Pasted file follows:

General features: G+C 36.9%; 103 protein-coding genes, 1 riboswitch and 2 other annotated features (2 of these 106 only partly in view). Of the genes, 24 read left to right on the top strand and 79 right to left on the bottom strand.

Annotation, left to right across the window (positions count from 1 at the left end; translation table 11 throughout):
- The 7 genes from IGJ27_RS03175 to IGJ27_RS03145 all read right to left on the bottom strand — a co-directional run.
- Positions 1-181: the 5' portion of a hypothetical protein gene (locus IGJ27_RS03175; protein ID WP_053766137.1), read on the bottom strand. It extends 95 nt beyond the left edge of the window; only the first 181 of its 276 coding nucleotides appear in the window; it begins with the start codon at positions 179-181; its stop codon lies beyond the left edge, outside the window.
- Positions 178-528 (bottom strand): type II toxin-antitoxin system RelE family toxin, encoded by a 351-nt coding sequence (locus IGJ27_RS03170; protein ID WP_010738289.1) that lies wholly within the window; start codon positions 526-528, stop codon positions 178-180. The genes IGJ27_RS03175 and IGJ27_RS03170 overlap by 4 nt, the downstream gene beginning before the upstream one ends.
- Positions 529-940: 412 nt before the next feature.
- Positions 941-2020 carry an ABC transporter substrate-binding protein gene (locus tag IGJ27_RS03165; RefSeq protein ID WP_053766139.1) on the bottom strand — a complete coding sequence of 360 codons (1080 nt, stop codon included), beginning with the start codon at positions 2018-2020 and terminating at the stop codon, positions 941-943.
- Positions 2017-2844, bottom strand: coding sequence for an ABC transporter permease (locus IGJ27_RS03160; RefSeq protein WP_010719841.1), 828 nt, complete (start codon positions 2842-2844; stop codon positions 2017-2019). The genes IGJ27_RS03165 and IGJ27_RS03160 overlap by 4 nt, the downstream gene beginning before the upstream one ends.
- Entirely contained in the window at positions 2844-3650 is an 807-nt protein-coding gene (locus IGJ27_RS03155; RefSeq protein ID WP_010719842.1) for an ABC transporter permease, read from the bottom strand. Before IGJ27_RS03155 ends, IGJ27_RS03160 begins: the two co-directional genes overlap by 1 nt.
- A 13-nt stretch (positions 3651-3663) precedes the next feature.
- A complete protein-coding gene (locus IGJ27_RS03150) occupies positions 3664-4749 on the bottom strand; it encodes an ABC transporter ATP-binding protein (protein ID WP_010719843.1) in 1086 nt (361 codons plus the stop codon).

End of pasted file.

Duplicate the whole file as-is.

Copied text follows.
General features: G+C 36.9%; 103 protein-coding genes, 1 riboswitch and 2 other annotated features (2 of these 106 only partly in view). Of the genes, 24 read left to right on the top strand and 79 right to left on the bottom strand.

Annotation, left to right across the window (positions count from 1 at the left end; translation table 11 throughout):
- The 7 genes from IGJ27_RS03175 to IGJ27_RS03145 all read right to left on the bottom strand — a co-directional run.
- Positions 1-181: the 5' portion of a hypothetical protein gene (locus IGJ27_RS03175; protein ID WP_053766137.1), read on the bottom strand. It extends 95 nt beyond the left edge of the window; only the first 181 of its 276 coding nucleotides appear in the window; it begins with the start codon at positions 179-181; its stop codon lies beyond the left edge, outside the window.
- Positions 178-528 (bottom strand): type II toxin-antitoxin system RelE family toxin, encoded by a 351-nt coding sequence (locus IGJ27_RS03170; protein ID WP_010738289.1) that lies wholly within the window; start codon positions 526-528, stop codon positions 178-180. The genes IGJ27_RS03175 and IGJ27_RS03170 overlap by 4 nt, the downstream gene beginning before the upstream one ends.
- Positions 529-940: 412 nt before the next feature.
- Positions 941-2020 carry an ABC transporter substrate-binding protein gene (locus tag IGJ27_RS03165; RefSeq protein ID WP_053766139.1) on the bottom strand — a complete coding sequence of 360 codons (1080 nt, stop codon included), beginning with the start codon at positions 2018-2020 and terminating at the stop codon, positions 941-943.
- Positions 2017-2844, bottom strand: coding sequence for an ABC transporter permease (locus IGJ27_RS03160; RefSeq protein WP_010719841.1), 828 nt, complete (start codon positions 2842-2844; stop codon positions 2017-2019). The genes IGJ27_RS03165 and IGJ27_RS03160 overlap by 4 nt, the downstream gene beginning before the upstream one ends.
- Entirely contained in the window at positions 2844-3650 is an 807-nt protein-coding gene (locus IGJ27_RS03155; RefSeq protein ID WP_010719842.1) for an ABC transporter permease, read from the bottom strand. Before IGJ27_RS03155 ends, IGJ27_RS03160 begins: the two co-directional genes overlap by 1 nt.
- A 13-nt stretch (positions 3651-3663) precedes the next feature.
- A complete protein-coding gene (locus IGJ27_RS03150) occupies positions 3664-4749 on the bottom strand; it encodes an ABC transporter ATP-binding protein (protein ID WP_010719843.1) in 1086 nt (361 codons plus the stop codon).